It is a hybrid vehicle in the sense that it drives its four electric motors (one for each wheel) off both battery and hydrogen fuel cell technology.

Not directly using fossil fuels is not a problem.

They claim it will have peak power of 675 kw and peak torque of 1329 Nm and a range of 965 km (half from battery half from the hydrogen fuel cell).

And will accelerate from zero to 100 km/hr in 2.9 seconds.

It is due out in America in September. No price has been mentioned.

Holden history – A Young Man’s Dream and a stern lecture about money

With the demise of Holden, we have been collecting stories from people who have fond memories from the past including some mishaps along the way.

I know Alan Finlay as a well presented and respected professional traffic engineer.

I knew he liked cars I didn’t realise his adventurous background when he raced an EH Holden.

I was competing at a hill climb at Amaroo Park in the early 70s and trying to better my times. It was towards the end of the day. And I think I’d had about six runs and I was going for a really good time on what would have been my second last run. And as I revved the car to its limit in first gear, I heard an almighty bang and I thought the worst. I thought I’d blown the motor. But as it turned out, the bang was created by one of the fan blades coming off the fan and actually almost piercing right through the bonnet. The fan blade was actually sticking out through the bonnet, and thankfully the rest of the motor in the car was alright. So the solution was to actually remove the whole fan blade assembly and then another frame friendly and helpful competitor managed to have a hacksaw in his tool kit and so we sawed off the other half of the blade that was still attached to the assembly and put it back on the car. So I limped home with a two-bladed rather than a four-bladed fan. Thankfully, didn’t get stuck in heavy traffic, so didn’t overheat.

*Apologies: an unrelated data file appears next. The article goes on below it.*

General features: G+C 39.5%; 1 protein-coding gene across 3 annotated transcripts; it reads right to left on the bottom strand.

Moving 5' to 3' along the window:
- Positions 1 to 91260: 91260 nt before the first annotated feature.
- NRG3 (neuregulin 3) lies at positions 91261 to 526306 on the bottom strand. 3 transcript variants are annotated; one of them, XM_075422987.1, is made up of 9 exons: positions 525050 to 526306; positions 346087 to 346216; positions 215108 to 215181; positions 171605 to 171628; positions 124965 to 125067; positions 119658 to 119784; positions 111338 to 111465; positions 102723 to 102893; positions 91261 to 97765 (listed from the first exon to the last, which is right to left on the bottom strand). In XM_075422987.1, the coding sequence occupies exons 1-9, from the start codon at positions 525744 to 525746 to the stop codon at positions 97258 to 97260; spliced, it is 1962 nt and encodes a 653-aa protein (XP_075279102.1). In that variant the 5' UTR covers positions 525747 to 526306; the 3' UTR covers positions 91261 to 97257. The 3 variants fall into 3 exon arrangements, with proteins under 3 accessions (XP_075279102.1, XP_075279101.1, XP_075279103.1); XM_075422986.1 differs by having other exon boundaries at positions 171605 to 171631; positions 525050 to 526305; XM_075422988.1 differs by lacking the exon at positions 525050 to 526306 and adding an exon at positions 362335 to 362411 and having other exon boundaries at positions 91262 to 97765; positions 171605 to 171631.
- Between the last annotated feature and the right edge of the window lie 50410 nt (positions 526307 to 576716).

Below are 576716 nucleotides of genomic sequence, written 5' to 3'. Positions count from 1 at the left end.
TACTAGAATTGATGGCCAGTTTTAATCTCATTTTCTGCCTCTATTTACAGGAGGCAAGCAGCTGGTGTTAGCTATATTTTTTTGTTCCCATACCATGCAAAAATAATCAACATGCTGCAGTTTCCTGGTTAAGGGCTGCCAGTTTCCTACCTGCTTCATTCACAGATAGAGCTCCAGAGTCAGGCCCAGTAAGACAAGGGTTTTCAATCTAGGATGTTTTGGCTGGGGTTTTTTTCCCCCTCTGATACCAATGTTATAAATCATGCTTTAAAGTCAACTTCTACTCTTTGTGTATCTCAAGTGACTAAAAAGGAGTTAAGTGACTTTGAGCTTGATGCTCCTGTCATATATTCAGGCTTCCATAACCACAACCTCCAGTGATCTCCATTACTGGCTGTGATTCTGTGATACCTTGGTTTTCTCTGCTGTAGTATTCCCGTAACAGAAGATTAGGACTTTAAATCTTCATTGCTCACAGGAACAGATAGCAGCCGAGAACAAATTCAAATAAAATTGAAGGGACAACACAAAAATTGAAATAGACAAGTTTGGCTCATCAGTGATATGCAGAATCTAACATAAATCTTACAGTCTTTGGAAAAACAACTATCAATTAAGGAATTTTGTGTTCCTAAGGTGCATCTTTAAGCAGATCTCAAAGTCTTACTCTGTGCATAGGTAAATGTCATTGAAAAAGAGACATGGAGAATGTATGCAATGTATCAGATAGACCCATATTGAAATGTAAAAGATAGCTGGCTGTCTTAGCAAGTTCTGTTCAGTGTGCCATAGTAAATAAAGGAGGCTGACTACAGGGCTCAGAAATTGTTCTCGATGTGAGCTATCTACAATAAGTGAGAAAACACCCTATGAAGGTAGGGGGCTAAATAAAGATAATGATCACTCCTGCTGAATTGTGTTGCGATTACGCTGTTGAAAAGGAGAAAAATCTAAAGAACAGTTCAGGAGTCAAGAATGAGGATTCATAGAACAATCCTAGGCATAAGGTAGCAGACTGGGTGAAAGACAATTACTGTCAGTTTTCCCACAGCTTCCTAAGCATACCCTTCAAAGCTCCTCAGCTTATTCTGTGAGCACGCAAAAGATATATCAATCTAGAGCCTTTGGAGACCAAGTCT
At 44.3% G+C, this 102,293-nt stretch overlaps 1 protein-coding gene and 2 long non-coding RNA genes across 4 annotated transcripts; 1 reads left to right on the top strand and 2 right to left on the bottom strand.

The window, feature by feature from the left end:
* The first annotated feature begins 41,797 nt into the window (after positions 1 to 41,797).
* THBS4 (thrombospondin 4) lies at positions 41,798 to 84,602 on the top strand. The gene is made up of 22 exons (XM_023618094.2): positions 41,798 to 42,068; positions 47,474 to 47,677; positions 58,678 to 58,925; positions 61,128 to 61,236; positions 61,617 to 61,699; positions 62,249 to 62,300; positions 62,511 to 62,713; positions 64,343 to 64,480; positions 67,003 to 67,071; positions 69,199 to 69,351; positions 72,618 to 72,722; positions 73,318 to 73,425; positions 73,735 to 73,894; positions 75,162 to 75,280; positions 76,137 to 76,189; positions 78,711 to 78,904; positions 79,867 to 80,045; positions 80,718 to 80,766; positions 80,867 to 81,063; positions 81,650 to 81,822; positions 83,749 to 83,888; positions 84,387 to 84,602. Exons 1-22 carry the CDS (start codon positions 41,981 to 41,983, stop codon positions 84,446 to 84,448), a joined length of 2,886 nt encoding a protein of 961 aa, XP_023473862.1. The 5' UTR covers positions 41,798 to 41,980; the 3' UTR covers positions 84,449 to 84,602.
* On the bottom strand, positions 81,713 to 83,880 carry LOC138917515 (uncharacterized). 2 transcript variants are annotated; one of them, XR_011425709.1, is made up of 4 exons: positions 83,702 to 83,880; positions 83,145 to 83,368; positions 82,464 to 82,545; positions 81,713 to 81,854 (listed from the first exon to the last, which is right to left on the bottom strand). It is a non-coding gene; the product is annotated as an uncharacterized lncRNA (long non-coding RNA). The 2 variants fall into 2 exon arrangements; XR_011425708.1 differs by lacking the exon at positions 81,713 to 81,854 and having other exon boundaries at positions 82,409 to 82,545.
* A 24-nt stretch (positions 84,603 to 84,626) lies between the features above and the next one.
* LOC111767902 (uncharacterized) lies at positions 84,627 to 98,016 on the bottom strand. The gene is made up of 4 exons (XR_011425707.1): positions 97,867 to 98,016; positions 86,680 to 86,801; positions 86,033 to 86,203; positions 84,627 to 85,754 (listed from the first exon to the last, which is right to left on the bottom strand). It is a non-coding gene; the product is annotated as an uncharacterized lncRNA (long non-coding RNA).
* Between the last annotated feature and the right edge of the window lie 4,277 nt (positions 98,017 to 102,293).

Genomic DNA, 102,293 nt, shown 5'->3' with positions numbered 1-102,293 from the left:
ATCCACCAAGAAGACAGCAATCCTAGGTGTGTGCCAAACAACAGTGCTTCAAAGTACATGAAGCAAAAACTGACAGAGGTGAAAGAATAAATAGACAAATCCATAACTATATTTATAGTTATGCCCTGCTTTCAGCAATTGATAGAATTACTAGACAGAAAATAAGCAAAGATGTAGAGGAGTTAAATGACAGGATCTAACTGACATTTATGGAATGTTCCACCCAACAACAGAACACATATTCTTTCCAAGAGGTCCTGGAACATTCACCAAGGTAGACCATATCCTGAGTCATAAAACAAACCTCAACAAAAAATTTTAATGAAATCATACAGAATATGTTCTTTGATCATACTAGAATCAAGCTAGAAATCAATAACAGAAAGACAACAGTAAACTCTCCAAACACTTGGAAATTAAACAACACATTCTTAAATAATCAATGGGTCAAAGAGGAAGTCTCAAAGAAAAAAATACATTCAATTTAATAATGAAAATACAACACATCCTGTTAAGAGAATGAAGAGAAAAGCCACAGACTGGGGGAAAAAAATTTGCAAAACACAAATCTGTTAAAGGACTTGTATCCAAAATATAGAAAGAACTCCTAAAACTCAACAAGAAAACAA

One quick witted colleague lamented how he missed the time when a “heavy metal fan” was only referring to a motoring component.

You can find more information at Driven Media or previous programs are available as podcasts on iTunes or Spotify. OR our Facebook site OverdriveCity

Originally broadcast 29 February 2020 across Community Broadcasting Association of Australia (CBAA) and Torque Radio affiliated commercial radio channels.

About David Brown 604 Articles
David’s boyhood passion for motor cars did not immediately lead to a professional role in the motor industry. A qualified Civil Engineer he specialised in traffic engineering and transport planning. What followed were various positions including being seconded to a government think-tank for the planning of transport firstly in Sydney and then for the whole of NSW. After working with the NRMA and as a consultant he moved to being an independent writer and commentator on the broader areas of transport and the more specific areas of the cars we drive. His half hour motoring program “Overdrive” has been described as an “informed, humorous and irreverent look at motoring and transport from Australia and overseas”. It is heard on 22 stations across Australia. He does weekly interviews with several ABC radio stations and is also heard on commercial radio in Sydney. David has written for metropolitan and regional newspapers and has presented regular segments on metropolitan and regional television stations. David is also a contributor for AnyAuto